Ernst Ingmar Bergman (pronounced [ˈɪŋmar ˈbærjman] (help·info)) (14 July 1918 – 30 July 2007) was a Swedish director, writer and producer for film, stage and television. He depicted bleakness and despair as well as comedy and hope in his explorations of the human condition. Described by Woody Allen as "probably the greatest film artist, all things considered, since the invention of the motion picture camera", he is recognized as one of the most brilliant and influential filmmakers of modern cinema.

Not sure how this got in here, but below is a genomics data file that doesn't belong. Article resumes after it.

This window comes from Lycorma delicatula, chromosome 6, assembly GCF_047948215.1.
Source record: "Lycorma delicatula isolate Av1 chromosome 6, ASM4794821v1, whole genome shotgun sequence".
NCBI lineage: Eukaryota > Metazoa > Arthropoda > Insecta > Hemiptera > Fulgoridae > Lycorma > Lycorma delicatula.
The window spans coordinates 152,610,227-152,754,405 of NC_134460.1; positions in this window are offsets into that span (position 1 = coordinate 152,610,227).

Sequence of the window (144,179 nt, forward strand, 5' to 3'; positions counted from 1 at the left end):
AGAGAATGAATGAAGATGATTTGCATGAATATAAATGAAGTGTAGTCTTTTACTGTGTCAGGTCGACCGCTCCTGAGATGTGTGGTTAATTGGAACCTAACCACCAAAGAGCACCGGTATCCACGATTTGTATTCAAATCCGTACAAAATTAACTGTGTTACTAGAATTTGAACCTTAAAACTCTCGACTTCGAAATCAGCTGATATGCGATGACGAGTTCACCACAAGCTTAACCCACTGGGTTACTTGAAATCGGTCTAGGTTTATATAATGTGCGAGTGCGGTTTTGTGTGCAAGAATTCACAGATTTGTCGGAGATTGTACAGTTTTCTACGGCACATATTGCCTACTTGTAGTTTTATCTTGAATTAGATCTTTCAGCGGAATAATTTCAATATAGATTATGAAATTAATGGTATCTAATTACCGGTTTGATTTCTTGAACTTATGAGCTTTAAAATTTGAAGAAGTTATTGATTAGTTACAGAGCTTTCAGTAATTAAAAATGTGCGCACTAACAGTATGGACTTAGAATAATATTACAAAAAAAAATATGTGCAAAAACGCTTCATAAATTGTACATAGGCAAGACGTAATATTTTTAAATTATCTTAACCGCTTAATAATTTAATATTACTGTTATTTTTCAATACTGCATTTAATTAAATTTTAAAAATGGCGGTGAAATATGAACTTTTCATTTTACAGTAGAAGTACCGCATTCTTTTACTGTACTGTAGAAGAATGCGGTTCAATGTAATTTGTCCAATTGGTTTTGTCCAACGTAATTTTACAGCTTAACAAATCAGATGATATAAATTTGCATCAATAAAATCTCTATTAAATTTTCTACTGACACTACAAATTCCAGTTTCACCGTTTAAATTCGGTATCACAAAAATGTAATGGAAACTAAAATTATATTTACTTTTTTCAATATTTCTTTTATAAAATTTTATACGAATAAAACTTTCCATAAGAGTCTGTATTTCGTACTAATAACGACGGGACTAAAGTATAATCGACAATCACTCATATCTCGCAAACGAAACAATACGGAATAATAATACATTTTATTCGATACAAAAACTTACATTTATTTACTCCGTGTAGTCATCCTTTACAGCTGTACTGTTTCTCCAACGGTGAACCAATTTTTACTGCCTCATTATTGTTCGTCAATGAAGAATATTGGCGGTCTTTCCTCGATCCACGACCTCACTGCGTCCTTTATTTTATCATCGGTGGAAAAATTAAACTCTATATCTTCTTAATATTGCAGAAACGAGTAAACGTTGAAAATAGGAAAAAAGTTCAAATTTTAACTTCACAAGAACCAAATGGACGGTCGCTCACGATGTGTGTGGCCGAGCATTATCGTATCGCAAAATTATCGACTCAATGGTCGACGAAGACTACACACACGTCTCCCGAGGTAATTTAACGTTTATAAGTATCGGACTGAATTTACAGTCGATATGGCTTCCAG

He directed 62 films, most of which he also wrote, and directed over 170 plays. Some of his internationally known favorite actors were Liv Ullmann, Bibi Andersson and Max von Sydow. Most of his films were set in the landscape of his native Sweden, and major themes were often bleak, dealing with death, illness, betrayal and insanity.
Bergman was active for more than 60 years, but his career was seriously threatened in 1976 when he suspended a number of pending productions, closed his studios, and went into self-imposed exile in Germany for eight years following a botched criminal investigation for alleged income tax evasion.